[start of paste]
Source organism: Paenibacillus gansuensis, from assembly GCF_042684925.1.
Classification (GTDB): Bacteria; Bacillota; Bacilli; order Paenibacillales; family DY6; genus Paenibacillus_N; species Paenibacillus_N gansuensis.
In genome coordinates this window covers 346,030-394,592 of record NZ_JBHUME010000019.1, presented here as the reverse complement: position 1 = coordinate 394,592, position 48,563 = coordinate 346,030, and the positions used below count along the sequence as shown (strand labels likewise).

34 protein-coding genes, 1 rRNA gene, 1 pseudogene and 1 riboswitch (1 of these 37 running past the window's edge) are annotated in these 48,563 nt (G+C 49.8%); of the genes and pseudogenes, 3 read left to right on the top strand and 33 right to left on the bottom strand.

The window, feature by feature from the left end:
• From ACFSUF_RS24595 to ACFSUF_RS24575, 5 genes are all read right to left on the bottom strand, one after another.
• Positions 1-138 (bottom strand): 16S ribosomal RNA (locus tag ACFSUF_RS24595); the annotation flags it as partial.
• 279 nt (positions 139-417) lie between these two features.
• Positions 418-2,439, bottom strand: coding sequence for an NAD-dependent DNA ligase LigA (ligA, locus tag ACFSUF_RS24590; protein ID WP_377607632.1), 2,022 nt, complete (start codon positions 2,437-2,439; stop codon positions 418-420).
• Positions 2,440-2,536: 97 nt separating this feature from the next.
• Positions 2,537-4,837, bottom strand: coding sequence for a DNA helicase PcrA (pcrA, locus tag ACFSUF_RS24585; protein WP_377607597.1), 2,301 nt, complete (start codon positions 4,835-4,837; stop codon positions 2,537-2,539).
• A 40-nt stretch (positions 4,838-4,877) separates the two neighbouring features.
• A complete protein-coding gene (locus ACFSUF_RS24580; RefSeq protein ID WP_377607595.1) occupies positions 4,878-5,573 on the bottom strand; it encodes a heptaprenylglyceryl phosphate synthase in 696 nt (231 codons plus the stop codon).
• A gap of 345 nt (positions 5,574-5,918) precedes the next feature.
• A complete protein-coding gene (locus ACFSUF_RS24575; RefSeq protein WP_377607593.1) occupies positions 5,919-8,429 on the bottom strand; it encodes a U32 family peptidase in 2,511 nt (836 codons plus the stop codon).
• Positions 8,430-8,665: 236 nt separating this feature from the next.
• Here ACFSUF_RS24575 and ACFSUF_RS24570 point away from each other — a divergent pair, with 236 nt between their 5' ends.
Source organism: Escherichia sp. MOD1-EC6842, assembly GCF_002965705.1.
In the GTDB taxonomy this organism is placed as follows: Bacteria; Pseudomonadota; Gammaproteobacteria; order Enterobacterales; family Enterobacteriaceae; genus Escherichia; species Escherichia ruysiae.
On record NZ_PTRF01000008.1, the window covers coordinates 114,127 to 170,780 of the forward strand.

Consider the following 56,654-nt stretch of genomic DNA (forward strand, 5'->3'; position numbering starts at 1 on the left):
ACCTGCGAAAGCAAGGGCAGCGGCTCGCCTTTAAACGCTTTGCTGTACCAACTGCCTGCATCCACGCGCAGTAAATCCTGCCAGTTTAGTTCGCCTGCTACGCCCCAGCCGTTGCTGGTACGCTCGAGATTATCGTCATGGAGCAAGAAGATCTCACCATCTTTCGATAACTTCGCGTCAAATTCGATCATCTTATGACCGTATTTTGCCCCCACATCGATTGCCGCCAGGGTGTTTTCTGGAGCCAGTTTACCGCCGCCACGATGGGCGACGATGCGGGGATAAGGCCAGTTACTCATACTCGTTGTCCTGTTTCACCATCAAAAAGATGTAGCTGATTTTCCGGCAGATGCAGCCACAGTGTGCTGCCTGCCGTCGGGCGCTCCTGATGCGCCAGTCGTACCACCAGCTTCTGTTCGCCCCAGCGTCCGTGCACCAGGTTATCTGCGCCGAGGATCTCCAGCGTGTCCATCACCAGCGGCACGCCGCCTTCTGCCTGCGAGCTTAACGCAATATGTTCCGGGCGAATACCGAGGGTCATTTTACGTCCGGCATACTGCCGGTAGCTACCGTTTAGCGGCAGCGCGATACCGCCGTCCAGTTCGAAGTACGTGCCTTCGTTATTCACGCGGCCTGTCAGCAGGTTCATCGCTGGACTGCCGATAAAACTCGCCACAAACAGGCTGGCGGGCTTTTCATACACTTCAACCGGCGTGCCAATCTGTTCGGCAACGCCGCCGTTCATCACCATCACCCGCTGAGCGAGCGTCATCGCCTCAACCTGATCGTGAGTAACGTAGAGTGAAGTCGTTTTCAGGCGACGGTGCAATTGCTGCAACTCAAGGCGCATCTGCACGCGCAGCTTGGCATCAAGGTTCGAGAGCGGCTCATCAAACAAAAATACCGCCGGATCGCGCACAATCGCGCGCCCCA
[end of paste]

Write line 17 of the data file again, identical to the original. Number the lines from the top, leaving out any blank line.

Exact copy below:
• Here ACFSUF_RS24575 and ACFSUF_RS24570 point away from each other — a divergent pair, with 236 nt between their 5' ends.